Hoy Sylvester Russell was born on May 9, 1886 in Grand Forks, Dakota Territory and the only child of William and Ida (Padelford) Russell, both of Minnesota. He lived there until 1899 when he moved with his mother and father to Dickinson, ND where his father and his business partners started Dickinson Clay and Pressed Brick Company. The younger Russell continued his schooling in Dickinson and later at North Dakota Agricultural College (now North Dakota State University) in Fargo.
On June 22, 1909 he married Cora Walton, the daughter of western Dakota pioneers in Dickinson and the oldest of seven children. They lived for some years in Dickinson, Miles City, MT and Butte, MT where he worked in the produce business.
In the fall of 1913 they moved to Glen Ullin, ND where he was employed by the Hess Creamery Company, which at that time was one of the largest North Dakota creameries. Hoy believed the dairy business was a developing industry and that North Dakota was destined to become a principal area for the industry.
He began looking for a likely location to establish a dairy and produce business. Mandan, he concluded, was a logical location. It was a large town and the farming around Mandan was well diversified. In addition, it was a division point for the Northern Pacific Railroad which provided good transportation in all directions. In 1914 he came to Mandan and interested W. H. Lanterman, a local banker, and other Mandan businessmen in participating in the establishment of a creamery, poultry and egg processing operation. After several meetings, financing was secured and a corporation was formed.
The Mandan Creamery and Produce Company commenced operation on February 15, 1915 in the two-story Ronco building on the corner of 4th Avenue and West Main Street. Hoy and his friend, Henry Schulte, moved their families from Glen Ullin to Mandan to manage and supervise the operations.
In 1923, Hoy and Cora Russell purchased the Stuart Dunlap home on the corner of 1st Street and 7th Avenue where they lived and raised their family until the death of Cora in 1972.
Eventually, the Mandan Creamery and Produce Company, through the foresight and guidance of Hoy Russell became one of the largest butter manufacturers and turkey processors in the United States. Mandan butter and Mandan turkeys were shipped to and were known coast to coast.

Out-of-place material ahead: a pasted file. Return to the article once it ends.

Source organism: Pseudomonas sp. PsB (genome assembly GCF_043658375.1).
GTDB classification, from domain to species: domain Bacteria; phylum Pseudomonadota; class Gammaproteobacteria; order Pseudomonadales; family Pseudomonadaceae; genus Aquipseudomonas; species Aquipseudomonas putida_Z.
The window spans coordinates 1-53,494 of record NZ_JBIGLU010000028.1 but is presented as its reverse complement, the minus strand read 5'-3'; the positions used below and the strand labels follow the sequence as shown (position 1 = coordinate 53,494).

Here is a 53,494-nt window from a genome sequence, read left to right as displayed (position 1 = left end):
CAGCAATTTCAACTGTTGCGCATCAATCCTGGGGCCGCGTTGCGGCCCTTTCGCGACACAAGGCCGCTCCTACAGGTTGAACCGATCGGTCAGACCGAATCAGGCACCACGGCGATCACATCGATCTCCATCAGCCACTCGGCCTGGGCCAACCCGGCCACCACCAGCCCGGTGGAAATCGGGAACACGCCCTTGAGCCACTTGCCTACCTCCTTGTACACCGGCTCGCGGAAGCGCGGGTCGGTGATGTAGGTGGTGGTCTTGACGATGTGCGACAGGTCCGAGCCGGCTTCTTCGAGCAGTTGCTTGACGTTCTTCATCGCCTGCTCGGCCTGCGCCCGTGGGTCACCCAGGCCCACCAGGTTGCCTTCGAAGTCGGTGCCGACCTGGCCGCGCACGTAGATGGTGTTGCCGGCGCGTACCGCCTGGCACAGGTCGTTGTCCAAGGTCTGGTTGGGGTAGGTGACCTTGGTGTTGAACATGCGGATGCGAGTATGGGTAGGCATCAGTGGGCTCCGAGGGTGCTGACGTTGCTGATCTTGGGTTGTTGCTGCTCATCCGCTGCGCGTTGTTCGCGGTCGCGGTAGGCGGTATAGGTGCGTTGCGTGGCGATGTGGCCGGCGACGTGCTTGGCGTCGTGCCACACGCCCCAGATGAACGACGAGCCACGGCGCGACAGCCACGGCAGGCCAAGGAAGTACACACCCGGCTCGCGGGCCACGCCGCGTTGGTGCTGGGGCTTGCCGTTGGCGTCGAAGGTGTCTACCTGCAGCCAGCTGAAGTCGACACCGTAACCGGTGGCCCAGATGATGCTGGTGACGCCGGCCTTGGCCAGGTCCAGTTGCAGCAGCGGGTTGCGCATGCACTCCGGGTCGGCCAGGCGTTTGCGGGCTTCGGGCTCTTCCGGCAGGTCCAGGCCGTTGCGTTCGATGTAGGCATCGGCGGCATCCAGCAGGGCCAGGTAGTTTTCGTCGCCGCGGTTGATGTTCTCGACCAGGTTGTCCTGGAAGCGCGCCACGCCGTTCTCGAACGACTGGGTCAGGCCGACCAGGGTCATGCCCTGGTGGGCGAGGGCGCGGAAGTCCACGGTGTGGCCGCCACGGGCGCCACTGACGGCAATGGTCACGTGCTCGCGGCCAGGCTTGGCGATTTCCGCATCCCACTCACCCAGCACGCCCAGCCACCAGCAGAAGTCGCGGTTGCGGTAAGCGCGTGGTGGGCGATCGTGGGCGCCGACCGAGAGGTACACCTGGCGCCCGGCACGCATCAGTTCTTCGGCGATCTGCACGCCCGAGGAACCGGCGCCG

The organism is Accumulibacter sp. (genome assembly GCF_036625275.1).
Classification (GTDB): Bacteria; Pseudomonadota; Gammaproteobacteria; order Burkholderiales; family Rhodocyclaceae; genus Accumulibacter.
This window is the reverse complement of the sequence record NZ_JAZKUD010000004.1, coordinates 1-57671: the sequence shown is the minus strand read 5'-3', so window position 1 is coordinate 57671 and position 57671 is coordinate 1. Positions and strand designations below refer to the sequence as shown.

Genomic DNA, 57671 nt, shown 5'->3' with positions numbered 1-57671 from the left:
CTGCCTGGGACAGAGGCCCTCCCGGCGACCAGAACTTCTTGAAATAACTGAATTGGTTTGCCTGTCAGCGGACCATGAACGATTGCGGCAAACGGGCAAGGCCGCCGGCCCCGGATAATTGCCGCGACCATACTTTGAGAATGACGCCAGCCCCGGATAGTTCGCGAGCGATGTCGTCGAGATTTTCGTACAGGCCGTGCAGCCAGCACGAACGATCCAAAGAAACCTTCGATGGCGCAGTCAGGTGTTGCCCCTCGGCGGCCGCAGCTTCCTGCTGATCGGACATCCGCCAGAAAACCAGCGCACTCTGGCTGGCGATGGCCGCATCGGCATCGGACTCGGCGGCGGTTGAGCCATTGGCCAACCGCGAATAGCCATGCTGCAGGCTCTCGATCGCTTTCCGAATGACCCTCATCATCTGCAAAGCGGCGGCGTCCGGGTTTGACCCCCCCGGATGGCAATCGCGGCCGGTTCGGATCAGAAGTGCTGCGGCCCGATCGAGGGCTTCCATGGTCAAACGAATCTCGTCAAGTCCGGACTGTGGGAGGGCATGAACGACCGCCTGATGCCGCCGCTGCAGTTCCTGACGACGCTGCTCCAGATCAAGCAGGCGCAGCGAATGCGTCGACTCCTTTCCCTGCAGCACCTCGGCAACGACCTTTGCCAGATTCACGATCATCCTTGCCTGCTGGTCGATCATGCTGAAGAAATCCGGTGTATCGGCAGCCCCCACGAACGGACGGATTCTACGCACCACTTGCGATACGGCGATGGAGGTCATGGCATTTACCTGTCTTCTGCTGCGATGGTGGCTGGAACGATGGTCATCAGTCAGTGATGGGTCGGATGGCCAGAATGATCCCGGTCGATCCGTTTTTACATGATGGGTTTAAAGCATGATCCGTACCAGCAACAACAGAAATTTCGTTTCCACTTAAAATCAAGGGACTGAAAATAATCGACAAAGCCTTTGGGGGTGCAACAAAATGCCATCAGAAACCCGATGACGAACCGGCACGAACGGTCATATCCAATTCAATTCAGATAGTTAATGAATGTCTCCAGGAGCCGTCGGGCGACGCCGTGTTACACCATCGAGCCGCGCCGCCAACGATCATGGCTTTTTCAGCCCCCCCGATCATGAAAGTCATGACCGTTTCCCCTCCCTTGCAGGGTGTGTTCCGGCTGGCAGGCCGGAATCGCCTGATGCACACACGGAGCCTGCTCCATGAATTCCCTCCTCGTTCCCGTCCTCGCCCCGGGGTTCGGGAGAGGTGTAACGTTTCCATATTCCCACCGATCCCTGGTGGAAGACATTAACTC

Crated Turkeys Awaiting Shipment at Mandan Rail Depot c.1926
With growth in dairy and poultry increasing, plants were established at Dickinson, Minot, Hettinger, Garrison, and Bismarck and Miles City, MT. Around 30,000 pounds of butter was the average year round daily production of the Mandan and Minot plants with peak production of 60,000 pounds daily being reached during the summer months. Milk was pasteurized and ice cream were produced at the Dickinson plant and delivered locally by the creamery for many years.
Mandan Creamery and Produce Company employed well over 200 employees by way of its several plants. The success of the company depended on the many dairy production farms which shipped their cream to the company from east of Jamestown to as far west as Billings, Montana and from the northern parts of South Dakota to the northern border of North Dakota. As a result of the success of the business, Hoy became nationally recognized as a leader in the field of butter, poultry and egg production.
That changes were coming in agriculture became obvious in the 1940s. After World War II there was a steady decline in poultry and dairy production. As a result the Mandan brand turkey production was discontinued after the war when commercial growers took over the raising and processing of the birds. Combined with other changes in the industry, the company chose to focused on premium pork products and recast its corporate image. Today H.S. Russell's legacy of the Mandan Creamery and Produce Company continues as Cloverdale Foods Company.
Hoy and Cora had three children: sons William R. and Walton S. and daughter Mary. Hoy Russell died on January 11, 1958 from injuries resulting from a motor vehicle accident on (old) US Highway 10 while enroute to his 4-Square Ranch located 3-miles west of Mandan. He and his wife Cora are buried in Union Cemetery, Mandan.
The Society would like to thank Hoy Russell's grandson Walton Russell for sharing this information with us.
The MHSoc's museum and office is located at 3827 30th Avenue NW; PO Box 1001; Mandan, ND 58554 Contact us at firstname.lastname@example.org